PRETORIA SENDS CONDOLENCES MESSAGES TO RUSSIA, GERMANY OVER ATTACKS

South African President Jacob Zuma has extended condolences to the governments and peoples of Russia and Germany following the assassination of the Russian Ambassador to Turkey, Andrey Karlov, and an apparent terrorist attack on a market in Berlin in which 10 people were killed.

The Russian diplomat was killed by a gunman at an art exhibition ceremony Monday in the Turkish capital of Ankara. The Russian Foreign Ministry declared the attack a terrorist act, while President Vladimir Putin said it was designed to spoil Russian-Turkish ties.

President Zuma said South Africa joins the international community in condemning this brutal attack against a diplomat. He said the assassination was in violation of the 1961 Vienna Convention on Diplomatic Relations and the 1963 Vienna Convention on Consular Relations.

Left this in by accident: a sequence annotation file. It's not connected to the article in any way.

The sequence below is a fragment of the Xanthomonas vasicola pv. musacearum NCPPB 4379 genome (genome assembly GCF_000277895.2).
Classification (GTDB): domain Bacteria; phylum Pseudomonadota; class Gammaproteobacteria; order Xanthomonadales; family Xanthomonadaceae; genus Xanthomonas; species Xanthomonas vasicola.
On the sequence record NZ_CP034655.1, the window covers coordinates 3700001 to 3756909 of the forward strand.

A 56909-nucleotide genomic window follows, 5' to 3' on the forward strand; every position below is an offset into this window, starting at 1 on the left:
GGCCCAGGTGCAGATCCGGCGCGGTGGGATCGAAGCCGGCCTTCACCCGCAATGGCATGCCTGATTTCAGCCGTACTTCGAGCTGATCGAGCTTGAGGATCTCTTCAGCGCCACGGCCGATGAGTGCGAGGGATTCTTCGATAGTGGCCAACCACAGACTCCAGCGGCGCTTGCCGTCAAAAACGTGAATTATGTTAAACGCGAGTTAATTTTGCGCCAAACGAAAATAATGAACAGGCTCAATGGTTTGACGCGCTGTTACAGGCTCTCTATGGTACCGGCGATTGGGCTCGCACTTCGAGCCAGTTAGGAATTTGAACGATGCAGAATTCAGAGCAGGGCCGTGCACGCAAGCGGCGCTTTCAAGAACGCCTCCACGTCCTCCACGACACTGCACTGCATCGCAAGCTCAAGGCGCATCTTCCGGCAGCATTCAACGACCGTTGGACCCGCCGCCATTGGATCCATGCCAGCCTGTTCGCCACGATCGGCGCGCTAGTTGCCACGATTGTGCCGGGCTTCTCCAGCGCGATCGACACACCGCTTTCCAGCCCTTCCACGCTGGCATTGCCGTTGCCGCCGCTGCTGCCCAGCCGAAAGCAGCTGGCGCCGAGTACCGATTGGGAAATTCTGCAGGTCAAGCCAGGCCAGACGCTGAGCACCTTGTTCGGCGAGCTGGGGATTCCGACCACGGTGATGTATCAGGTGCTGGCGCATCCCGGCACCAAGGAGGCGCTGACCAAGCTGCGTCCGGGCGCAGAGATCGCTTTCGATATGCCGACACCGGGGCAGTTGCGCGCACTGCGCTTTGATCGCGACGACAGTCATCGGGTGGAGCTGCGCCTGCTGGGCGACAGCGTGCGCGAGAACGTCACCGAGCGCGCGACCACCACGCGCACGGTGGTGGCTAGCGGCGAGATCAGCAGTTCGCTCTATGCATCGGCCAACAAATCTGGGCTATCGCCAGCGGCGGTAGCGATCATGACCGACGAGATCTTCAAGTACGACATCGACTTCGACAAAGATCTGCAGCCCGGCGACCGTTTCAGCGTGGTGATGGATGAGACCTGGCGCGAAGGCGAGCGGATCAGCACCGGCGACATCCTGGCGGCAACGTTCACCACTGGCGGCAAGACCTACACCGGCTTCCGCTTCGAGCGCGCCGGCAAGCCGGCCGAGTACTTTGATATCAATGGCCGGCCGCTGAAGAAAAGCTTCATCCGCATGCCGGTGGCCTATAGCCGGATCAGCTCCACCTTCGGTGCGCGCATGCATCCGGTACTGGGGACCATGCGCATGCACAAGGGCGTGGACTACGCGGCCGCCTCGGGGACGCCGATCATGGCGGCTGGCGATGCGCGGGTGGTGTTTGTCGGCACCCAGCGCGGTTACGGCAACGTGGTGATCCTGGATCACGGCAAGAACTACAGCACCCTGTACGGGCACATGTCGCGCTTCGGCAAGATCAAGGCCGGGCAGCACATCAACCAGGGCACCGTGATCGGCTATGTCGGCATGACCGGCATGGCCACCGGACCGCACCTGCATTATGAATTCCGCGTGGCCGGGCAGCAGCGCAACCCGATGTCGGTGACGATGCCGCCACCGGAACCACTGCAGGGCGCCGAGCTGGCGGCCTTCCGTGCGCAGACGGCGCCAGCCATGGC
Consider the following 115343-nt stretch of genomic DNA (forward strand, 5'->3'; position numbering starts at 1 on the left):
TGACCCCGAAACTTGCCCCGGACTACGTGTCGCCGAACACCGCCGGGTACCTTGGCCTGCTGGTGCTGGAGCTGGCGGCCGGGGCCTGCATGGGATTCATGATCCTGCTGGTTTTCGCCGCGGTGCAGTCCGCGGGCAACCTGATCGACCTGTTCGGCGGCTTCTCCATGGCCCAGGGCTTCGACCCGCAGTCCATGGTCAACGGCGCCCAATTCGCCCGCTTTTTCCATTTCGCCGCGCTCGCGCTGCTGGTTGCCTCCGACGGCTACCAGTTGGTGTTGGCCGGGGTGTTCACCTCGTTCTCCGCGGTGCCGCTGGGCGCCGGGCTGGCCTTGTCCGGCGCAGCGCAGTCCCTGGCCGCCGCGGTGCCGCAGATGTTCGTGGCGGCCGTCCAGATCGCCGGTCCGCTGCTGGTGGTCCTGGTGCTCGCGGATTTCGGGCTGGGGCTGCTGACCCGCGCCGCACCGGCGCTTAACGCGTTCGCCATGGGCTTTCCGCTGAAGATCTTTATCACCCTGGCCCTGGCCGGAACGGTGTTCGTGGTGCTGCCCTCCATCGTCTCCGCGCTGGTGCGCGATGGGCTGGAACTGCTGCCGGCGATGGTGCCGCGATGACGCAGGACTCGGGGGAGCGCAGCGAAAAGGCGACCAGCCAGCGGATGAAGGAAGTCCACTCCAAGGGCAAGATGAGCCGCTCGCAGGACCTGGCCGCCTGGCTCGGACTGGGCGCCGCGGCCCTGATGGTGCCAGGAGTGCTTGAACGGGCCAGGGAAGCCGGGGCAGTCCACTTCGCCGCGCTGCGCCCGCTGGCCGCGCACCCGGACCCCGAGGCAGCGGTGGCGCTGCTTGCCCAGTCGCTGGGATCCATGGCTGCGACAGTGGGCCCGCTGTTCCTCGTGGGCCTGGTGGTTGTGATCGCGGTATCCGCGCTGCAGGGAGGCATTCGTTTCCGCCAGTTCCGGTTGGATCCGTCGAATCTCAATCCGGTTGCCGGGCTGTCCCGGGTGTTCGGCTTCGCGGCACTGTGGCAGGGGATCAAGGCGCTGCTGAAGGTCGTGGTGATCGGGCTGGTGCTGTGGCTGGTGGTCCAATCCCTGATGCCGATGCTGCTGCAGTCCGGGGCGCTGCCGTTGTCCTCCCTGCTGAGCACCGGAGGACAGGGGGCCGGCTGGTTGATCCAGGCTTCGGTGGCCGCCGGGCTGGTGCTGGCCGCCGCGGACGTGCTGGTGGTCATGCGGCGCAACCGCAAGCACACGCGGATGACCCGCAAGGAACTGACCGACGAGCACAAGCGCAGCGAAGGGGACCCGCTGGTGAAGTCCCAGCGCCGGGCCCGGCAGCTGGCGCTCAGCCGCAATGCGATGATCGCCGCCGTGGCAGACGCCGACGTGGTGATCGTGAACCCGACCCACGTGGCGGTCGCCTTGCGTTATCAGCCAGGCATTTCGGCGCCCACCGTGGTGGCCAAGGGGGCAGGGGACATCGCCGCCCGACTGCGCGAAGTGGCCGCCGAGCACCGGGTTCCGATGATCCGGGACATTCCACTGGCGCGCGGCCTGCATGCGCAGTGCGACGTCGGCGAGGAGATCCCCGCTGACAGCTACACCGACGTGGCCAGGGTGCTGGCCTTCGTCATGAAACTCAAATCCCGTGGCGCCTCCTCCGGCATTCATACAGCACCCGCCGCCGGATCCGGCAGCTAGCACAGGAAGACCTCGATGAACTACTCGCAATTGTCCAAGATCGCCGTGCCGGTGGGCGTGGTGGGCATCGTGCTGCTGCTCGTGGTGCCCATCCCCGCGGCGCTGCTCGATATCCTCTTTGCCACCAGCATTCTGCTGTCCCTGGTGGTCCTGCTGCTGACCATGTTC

We would like to convey our deepest condolences to President Vladimir Putin, the Government of the Russian Federation, and in particular, to the family of the Ambassador Karlov. We also wish those injured in the attack, a speedy and full recovery, President Zuma said here Tuesday.

The president said terrorism in any form and from whichever quarter constitutes one of the most serious threats to international peace and security.

Any acts of terrorism are criminal, unjustifiable and cannot be condoned. To this end, South Africa wishes to reiterate its commitment to international initiatives aimed at fighting the scourge of terrorism and violent extremism, said President Zuma.

In the incident in Berlin on Monday evening, a truck ploughed into a Christmas market in the heart of Berlin, killing at least 10 people and injuring nearly 50.

The South African Government condemns in the strongest terms terrorist attacks in any form and from whichever quarter. We send our heartfelt condolences to the families and loved ones of the deceased and we wish all the injured speedy recoveries, President Jacob Zuma said in his message.

Also on Monday, a gunman stormed into the prayer hall of a mosque in Zurich, Switzerland, and opened fire wounding three people before fleeing. President Zuma described the acts as cowardly.

Acts of violence and extremism have no place in society and constitute a threat to development, peace and security. We wish the injured a speedy recovery, he added.

Source: NAM NEWS NETWORK